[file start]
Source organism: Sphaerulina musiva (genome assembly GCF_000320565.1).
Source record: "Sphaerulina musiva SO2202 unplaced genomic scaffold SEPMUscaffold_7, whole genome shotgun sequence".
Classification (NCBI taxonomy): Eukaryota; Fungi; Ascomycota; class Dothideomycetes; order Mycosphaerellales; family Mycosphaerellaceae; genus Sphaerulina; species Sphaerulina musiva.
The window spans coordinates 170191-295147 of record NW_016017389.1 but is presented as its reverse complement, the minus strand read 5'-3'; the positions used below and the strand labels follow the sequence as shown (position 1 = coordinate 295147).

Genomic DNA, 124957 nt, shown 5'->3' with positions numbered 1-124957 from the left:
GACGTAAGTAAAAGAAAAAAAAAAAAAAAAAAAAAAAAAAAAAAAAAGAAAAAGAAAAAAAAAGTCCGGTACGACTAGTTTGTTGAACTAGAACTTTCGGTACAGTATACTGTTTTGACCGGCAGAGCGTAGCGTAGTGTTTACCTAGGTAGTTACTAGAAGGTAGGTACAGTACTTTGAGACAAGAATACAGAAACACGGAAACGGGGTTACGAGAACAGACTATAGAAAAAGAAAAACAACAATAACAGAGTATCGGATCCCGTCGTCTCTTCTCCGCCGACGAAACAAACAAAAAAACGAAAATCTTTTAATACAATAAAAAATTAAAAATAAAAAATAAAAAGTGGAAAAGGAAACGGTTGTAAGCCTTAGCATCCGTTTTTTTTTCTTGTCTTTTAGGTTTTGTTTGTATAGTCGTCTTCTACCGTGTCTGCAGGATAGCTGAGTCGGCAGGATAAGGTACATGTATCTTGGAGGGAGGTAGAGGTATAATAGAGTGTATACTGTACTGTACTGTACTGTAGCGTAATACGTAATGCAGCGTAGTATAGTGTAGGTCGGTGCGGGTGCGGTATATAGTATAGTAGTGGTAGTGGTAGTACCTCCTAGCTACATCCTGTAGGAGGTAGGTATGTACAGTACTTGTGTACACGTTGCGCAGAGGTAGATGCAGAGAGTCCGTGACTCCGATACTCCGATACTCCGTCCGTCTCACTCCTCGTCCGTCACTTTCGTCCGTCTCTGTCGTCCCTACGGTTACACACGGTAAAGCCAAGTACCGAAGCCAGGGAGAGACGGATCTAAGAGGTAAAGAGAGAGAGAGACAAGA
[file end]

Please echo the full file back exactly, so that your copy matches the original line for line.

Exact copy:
Source organism: Sphaerulina musiva (genome assembly GCF_000320565.1).
Source record: "Sphaerulina musiva SO2202 unplaced genomic scaffold SEPMUscaffold_7, whole genome shotgun sequence".
Classification (NCBI taxonomy): Eukaryota; Fungi; Ascomycota; class Dothideomycetes; order Mycosphaerellales; family Mycosphaerellaceae; genus Sphaerulina; species Sphaerulina musiva.
The window spans coordinates 170191-295147 of record NW_016017389.1 but is presented as its reverse complement, the minus strand read 5'-3'; the positions used below and the strand labels follow the sequence as shown (position 1 = coordinate 295147).

Genomic DNA, 124957 nt, shown 5'->3' with positions numbered 1-124957 from the left:
GACGTAAGTAAAAGAAAAAAAAAAAAAAAAAAAAAAAAAAAAAAAAAGAAAAAGAAAAAAAAAGTCCGGTACGACTAGTTTGTTGAACTAGAACTTTCGGTACAGTATACTGTTTTGACCGGCAGAGCGTAGCGTAGTGTTTACCTAGGTAGTTACTAGAAGGTAGGTACAGTACTTTGAGACAAGAATACAGAAACACGGAAACGGGGTTACGAGAACAGACTATAGAAAAAGAAAAACAACAATAACAGAGTATCGGATCCCGTCGTCTCTTCTCCGCCGACGAAACAAACAAAAAAACGAAAATCTTTTAATACAATAAAAAATTAAAAATAAAAAATAAAAAGTGGAAAAGGAAACGGTTGTAAGCCTTAGCATCCGTTTTTTTTTCTTGTCTTTTAGGTTTTGTTTGTATAGTCGTCTTCTACCGTGTCTGCAGGATAGCTGAGTCGGCAGGATAAGGTACATGTATCTTGGAGGGAGGTAGAGGTATAATAGAGTGTATACTGTACTGTACTGTACTGTAGCGTAATACGTAATGCAGCGTAGTATAGTGTAGGTCGGTGCGGGTGCGGTATATAGTATAGTAGTGGTAGTGGTAGTACCTCCTAGCTACATCCTGTAGGAGGTAGGTATGTACAGTACTTGTGTACACGTTGCGCAGAGGTAGATGCAGAGAGTCCGTGACTCCGATACTCCGATACTCCGTCCGTCTCACTCCTCGTCCGTCACTTTCGTCCGTCTCTGTCGTCCCTACGGTTACACACGGTAAAGCCAAGTACCGAAGCCAGGGAGAGACGGATCTAAGAGGTAAAGAGAGAGAGAGACAAGA